Candidates Miller and Kraynik were offered second interviews, after which Miller was extended a job offer. After Miller turned down the job, Kraynik was offered the position. Kraynik also rejected the job. After Miller and Kraynik rejected the Township's job offers, the Board then decided to give a second interview to Candidate Canavan, who was initially rejected for a second interview. After being offered the position, Canavan also rejected the job offer. At this point Candidate Zienkowski, who for personal reasons had previously withdrawn his name from consideration after his first interview, then let it be known that he was now interested in the job. Zienkowski was given a second interview, after which he was offered the job and accepted it.
Summary judgment is appropriate where the moving party establishes that "there is no genuine issue as to any material fact and that [it] is entitled to a judgment as a matter of law." Fed R. Civ P. 56(c); see also Levy v. Sterling Holding Co., LLC, 544 F.3d 493, 501 (3d Cir. 2008). A factual dispute between the parties will not defeat a motion for summary judgment unless it is both genuine and material. See Anderson v. Liberty Lobby, Inc., 477 U.S. 242, 247-48 (1986); Dee v. Borough of Dunmore , 549 F.3d 225, 229 (3d Cir. 2008). A factual dispute is genuine if a reasonable jury could return a verdict for the non-movant, and it is material if, under the substantive law, it would affect the outcome of the suit. See Anderson , 477 U.S. at 248; Fakete v. Aetna, Inc., 308 F.3d 335, 337 (3d Cir. 2002).
The moving party must show that if the evidentiary material of record were reduced to admissible evidence in court, it would be insufficient to permit the non-moving party to carry its burden of proof. See Celotex v. Catrett , 477 U.S. 317, 327 (1986). Once the moving party has carried its burden under Rule 56, "its' opponent must do more than simply show that there is some metaphysical doubt as to the material facts." Scott v. Harris, 550 U.S. 372, 380 (2007). Under Fed. R. Civ. P. 56(e), the opposing party must set forth specific facts showing a genuine issue for trial and may not rest upon the mere allegations or denials of its pleadings. See Martin v. Godwin , 499 F.3d 290, 295 (3d Cir. 2007).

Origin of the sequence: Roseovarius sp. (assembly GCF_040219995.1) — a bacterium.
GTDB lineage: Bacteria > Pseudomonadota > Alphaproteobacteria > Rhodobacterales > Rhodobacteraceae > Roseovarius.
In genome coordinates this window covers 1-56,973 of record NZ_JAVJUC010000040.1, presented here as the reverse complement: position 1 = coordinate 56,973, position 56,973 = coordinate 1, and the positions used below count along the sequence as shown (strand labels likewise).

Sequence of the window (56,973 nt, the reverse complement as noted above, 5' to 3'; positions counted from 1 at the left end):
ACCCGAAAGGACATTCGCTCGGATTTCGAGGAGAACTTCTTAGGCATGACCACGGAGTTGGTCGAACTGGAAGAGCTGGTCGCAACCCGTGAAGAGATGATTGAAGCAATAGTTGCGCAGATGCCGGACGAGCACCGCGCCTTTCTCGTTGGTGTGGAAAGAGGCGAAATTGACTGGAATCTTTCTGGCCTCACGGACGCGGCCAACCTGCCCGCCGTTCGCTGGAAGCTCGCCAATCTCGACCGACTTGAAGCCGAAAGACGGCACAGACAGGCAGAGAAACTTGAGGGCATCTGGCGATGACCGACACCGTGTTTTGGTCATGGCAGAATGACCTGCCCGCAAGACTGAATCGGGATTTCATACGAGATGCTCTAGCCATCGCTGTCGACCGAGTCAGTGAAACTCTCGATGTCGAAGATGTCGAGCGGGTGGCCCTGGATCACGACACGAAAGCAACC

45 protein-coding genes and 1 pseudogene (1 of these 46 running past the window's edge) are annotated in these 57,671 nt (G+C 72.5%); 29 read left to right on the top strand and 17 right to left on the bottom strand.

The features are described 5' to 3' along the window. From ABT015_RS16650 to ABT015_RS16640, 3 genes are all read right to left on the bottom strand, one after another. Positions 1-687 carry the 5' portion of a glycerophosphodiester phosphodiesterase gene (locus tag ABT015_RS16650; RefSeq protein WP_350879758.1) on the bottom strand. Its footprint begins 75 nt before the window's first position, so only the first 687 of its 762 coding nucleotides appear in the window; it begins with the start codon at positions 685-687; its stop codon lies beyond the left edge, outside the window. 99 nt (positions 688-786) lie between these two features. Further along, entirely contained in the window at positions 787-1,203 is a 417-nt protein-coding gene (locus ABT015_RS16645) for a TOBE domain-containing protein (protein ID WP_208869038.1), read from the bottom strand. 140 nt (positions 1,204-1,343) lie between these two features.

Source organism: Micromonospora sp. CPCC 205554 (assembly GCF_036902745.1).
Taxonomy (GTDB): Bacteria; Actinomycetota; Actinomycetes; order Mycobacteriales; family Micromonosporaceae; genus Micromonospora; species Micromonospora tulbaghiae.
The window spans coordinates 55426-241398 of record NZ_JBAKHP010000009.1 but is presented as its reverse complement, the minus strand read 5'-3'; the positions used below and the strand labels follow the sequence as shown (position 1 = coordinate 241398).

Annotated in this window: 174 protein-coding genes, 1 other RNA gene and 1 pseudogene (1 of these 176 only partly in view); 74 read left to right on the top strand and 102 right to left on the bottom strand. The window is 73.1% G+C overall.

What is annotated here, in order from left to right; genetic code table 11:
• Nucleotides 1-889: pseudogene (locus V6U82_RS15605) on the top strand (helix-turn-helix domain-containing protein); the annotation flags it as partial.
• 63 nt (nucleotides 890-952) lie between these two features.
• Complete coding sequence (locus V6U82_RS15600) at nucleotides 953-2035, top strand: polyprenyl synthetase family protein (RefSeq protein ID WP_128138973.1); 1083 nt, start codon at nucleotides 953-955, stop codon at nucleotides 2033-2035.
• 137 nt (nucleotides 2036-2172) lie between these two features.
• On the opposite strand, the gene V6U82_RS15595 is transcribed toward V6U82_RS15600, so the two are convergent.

At the summary judgment stage the court's function is not to weigh the evidence and determine the truth of the matter, but rather to determine whether there is a genuine issue for trial. See Anderson , 477 U.S. at 249; Jiminez v. All American Rathskeller, Inc. , 503 F.3d 247, 253 (3d Cir. 2007). In doing so, the court must construe the facts and inferences in the light most favorable to the non-moving party. See Horsehead Indus., Inc. v. Paramount Communications, Inc., 258 F.3d 132 (3d Cir. 2001). The court must award summary judgment on all claims unless the non-moving party shows through affidavits or admissible evidence that an issue of material fact remains. See, e.g., Love v. Rancocas Hosp. , 270 F.Supp.2d 576, 579 (D.N.J. 2003); Koch Materials Co. v. Shore Slurry Seal, Inc. , 205 F.Supp.2d 324, 330 (D.N.J. 2002).
Radnor Township asserts that it is entitled to summary judgment, pursuant to Fed. R. Civ. P. 56, because no genuine issue as to a material fact exists as to whether it would have hired Murphy even without the alleged improper consideration of Murphy's military service and commitments. The Court agrees with the Defendant.
A. Uniformed Services Employment and Reemployment Rights Act (Count I)
The Uniformed Services Employment and Reemployment Rights Act ("USERRA") provides, in ...